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Re: thread-ready ABIs

> > > > I like the read-only k0 idea. We just need to make a system call to
> > > > tell kernel what value to put in k0 before returning to the user
> > > > It shouldn't be too hard to implement. I will try it next week.
> > > >
> > > > H.J.
> > >
> > > Please don't use k1, we already use k1 to implement fast
> > > test-and-set method for MIPS1 machine.  We plan to merge
> > > the method into main glibc and kernel tree.
> >
> > This situation... behooves us to verify that
> > k0/k1 are really and truly the only candidates
> > for a thread register in MIPS.  I haven't been
> > involved in any of the earlier discussions,
> > and am not on the libc-hacker mailing list
> > (and thus cannot post to it, by the way), but
> > was it considered to simply use one of the
> > static registers (say, s7/$23) in the existing
> > ABI?  Assuming it was set up correctly at
> > process startup, it would be preserved by
> > pre-thread library and .o modules, and could
> > be exploited by newly generated code.  Losing
> > a static register would be a hit on code generation
> > efficiency and performance, at least in principle.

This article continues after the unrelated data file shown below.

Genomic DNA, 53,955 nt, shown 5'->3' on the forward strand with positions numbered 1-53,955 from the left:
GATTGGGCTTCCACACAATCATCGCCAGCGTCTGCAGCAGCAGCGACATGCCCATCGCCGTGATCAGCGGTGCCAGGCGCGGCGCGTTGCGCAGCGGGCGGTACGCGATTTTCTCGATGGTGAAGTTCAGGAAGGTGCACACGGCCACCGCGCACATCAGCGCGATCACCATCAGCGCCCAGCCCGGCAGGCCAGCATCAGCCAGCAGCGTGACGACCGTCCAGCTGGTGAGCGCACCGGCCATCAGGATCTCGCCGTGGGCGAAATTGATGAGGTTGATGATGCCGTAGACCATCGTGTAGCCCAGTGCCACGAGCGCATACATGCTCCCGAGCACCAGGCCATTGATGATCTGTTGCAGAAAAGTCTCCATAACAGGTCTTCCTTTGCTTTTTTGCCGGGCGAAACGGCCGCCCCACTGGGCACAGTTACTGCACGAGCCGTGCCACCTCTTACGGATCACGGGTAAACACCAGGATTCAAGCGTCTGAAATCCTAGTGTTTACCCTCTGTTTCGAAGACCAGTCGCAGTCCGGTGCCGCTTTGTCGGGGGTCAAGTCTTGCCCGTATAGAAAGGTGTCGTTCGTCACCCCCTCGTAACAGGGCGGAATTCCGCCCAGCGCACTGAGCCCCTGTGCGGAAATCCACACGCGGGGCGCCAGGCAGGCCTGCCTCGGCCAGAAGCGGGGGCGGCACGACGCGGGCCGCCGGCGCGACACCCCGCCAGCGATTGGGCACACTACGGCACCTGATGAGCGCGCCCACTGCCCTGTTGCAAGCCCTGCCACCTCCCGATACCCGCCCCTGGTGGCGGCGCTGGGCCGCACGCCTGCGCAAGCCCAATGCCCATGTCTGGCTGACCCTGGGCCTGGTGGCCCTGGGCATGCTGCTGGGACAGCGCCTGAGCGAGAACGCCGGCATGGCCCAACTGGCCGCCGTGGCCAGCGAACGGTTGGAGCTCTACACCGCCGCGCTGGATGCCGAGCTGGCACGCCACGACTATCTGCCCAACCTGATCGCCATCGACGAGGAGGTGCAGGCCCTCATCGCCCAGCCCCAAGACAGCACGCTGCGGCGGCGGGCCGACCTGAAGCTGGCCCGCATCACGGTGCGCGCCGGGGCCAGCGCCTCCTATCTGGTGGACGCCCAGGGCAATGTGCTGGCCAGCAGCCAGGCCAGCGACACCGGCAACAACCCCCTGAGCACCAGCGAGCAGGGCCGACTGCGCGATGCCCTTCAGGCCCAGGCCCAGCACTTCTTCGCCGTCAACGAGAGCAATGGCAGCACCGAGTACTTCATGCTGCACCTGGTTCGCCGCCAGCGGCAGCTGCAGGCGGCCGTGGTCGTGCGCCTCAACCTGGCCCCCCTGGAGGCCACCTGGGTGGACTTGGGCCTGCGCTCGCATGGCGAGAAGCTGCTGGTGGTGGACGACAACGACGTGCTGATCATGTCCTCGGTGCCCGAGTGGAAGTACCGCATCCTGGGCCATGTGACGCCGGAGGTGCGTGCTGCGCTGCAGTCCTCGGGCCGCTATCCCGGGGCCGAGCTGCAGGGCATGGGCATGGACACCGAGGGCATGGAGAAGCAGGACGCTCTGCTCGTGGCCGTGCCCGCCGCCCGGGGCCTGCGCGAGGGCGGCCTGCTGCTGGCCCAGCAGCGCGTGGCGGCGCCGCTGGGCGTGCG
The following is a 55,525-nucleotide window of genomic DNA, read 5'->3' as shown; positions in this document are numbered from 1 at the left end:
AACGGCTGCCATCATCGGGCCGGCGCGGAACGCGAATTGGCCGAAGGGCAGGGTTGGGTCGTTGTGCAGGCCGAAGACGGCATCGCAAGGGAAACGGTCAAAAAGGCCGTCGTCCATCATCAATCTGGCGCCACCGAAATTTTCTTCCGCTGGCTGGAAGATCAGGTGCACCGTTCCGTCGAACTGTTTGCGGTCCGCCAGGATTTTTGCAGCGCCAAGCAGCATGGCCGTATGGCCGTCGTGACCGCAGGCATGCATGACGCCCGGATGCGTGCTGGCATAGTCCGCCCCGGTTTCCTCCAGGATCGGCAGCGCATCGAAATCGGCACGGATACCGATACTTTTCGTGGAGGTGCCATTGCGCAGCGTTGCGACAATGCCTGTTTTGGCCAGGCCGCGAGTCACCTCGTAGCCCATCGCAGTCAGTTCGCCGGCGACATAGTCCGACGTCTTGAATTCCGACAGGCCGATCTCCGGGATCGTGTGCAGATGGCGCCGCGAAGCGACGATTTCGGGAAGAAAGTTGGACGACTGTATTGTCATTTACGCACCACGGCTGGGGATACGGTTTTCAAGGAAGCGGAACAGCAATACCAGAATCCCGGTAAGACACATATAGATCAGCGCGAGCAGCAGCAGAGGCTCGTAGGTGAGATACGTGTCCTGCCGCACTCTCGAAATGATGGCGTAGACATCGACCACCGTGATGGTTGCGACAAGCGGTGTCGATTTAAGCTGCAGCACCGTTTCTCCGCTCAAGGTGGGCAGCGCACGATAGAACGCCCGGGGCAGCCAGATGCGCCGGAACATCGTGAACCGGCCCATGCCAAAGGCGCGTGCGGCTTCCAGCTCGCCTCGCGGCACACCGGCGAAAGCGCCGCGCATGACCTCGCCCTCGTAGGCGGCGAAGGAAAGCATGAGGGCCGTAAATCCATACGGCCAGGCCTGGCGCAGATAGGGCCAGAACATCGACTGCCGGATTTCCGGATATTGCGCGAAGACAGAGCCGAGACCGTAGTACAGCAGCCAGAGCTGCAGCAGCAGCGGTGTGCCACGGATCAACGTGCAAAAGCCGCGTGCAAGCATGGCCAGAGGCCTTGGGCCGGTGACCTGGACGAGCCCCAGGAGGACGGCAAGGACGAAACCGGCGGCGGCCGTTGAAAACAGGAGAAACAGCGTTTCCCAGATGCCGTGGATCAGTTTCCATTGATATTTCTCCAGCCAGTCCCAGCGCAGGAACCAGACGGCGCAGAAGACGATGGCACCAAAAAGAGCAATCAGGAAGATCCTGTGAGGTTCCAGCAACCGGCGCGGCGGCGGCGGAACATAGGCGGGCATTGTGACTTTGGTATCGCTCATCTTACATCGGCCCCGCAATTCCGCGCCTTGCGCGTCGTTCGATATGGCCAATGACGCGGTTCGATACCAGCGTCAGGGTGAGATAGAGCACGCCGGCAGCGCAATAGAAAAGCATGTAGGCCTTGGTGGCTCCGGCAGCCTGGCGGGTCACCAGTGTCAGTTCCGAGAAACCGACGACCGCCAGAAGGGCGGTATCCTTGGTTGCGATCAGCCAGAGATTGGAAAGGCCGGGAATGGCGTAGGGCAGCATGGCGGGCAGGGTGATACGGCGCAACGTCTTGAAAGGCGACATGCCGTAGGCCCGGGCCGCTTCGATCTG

> > Was this the reason why the idea was rejected,
> > or is there a more fundamental technical problem?
> We never considered it since it is an invasive ABI change. Besides
> the performance issue, it may break exist codes. I prefer k1 if all
> possible.

If anything, assuming that k0 or k1 are sane in
compiler-generated code is more of a violation
of the ABI than imposing an optional use of s7.
Sony's use in libraries is somewhat less intrusive.

Please explain how the use of a static register as
described above would break existing codes.
It's a common technique to bind a static register
to a global variable.  Linking to libraries with no
knowledge of this variable breaks nothing, since
by the ABI, all use of "s" registers requires that
they be preserved and returned intact to the caller.
It seems to me to be quite straightforward to apply
this technique to the thread register.  The *only*
issue I see is that of performance, and it is by
no means clear how severe this would be.
In the compiled code that I have examined
for compiler efficiency in the past, it's pretty
rare that *all* static registers are actually used.

I consider this to be a fairly serious issue, and
will take it up with the people who own the ABI
within MIPS.  I hope to be able to make an
"official" recommendation shortly.


            Kevin K.

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